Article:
No Nativity, No Eucharist


And she gave birth to her firstborn son. She wrapped him in swaddling clothes and laid him in a manger, because there was no room for them in the inn.” –Luke 2:7

Our living room is rarely used. It has become a place to go to make a quiet phone call, read or just get away from the noise and activity of the day. It’s our quiet room.

It is also the place where my wife, Diane sets up the nativity scene each year, a place where I enjoy going to pray and reflect on the birth of our Savior.

As I contemplated the scene, I realized, for the first time, that the Eucharist was a continuation of the nativity, the continuation of Christmas.

The manger, a simple feeding trough, where the animals of the nativity scene were fed, held the same body of   Jesus, the bread of life, that we feed on in the sacrament of the Eucharist.

The next morning, as I received communion at daily mass, for a moment, as I held the Blessed Sacrament in my cupped hand, I realized that I held Jesus, body and blood, soul and divinity, the same Jesus born in a manger that first Christmas day.   My hands represented the manger and for a moment, as I held Jesus in my hand, my mind returned to the manger scene where I had prayed the night before.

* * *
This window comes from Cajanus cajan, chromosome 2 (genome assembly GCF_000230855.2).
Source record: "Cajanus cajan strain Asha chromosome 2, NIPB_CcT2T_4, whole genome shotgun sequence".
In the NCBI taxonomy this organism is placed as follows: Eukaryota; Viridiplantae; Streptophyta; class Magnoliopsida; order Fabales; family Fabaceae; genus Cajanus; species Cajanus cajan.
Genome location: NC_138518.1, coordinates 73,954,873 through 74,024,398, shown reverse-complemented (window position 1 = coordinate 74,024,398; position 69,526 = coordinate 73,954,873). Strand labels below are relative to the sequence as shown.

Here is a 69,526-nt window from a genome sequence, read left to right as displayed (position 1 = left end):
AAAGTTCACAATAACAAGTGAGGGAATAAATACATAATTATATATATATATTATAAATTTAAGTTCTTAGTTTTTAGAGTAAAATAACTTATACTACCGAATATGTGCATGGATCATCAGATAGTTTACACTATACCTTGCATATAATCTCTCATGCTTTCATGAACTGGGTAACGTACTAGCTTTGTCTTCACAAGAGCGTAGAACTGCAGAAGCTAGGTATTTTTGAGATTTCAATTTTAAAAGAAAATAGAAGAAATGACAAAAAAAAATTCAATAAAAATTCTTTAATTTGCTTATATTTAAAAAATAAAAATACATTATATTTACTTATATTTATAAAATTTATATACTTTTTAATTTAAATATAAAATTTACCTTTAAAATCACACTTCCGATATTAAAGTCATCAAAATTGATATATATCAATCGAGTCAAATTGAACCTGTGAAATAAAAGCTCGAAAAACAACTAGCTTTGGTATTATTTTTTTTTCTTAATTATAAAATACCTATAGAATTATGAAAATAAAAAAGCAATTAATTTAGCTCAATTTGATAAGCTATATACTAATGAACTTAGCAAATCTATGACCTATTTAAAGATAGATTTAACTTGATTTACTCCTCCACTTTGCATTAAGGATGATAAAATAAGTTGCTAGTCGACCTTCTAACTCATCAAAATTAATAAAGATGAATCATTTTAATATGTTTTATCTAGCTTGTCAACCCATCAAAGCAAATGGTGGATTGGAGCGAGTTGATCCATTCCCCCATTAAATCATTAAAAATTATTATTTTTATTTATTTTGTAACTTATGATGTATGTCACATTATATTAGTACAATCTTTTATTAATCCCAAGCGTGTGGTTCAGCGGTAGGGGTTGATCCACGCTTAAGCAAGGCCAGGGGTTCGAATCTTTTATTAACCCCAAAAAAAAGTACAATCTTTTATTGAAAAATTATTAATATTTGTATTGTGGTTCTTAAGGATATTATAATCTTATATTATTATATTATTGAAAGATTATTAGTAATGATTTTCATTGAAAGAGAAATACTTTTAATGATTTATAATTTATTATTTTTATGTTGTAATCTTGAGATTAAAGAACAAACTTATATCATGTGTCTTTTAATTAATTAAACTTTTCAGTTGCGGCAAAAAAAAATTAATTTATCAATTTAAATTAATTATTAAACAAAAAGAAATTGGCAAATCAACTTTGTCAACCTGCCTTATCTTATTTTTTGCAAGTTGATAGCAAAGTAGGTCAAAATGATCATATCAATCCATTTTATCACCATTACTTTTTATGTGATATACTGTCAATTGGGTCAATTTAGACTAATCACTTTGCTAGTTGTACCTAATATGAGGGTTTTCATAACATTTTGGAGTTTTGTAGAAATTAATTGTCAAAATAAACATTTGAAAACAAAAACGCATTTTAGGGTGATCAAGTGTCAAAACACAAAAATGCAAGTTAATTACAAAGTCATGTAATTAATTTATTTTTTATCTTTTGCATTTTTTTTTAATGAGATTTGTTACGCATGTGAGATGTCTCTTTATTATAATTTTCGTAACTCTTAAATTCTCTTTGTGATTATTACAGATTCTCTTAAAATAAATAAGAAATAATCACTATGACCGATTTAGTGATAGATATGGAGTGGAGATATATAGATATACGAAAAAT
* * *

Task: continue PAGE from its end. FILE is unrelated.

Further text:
In that moment, the stable where Jesus was born became the tabernacle and the manger became the ciborium. And, it became clear that we owe the Blessed Sacrament to Bethlehem.   No nativity, no Eucharist!

Jesus said to them, “I am the bread of life; whoever comes to me will never hunger, and whoever believes in me will never thirst. –John 6:35

Bethlehem, the city of Christ’s birth, Beit Lehem (בית לחם) is Hebrew for “House of Bread.” How appropriate that our Savior, Jesus Christ, the Bread of Life, would be born in a city known as the “house of bread.”

We realize that the bodily presence of Jesus, made incarnate that Christmas morning in Bethlehem, is the same presence, body, blood, soul and divinity that we share in the Eucharist.

Every time we receive the Eucharist, we are given the opportunity to “lay him in a manger.”

Over the years, volumes have been written about keeping Christ in Christmas, about continuing the Christmas spirit not just on December 25th, but every day of the year. We pray that we can somehow make every day Christmas day.

Help us Lord, to realize that we can do just that. We can do it in the reception of the Eucharist!   The Jesus, the Bread of Life, we receive, is the same body, blood, soul and divinity, born that first Christmas morning in the tabernacle of a stable and the ciborium of the manger.

Join with me, my friend, as we celebrate Christmas, not just on Christmas day, but all year long in the frequent reception of the Eucharist.

God bless you and Merry Christmas!


Original blog used with permission can be found here: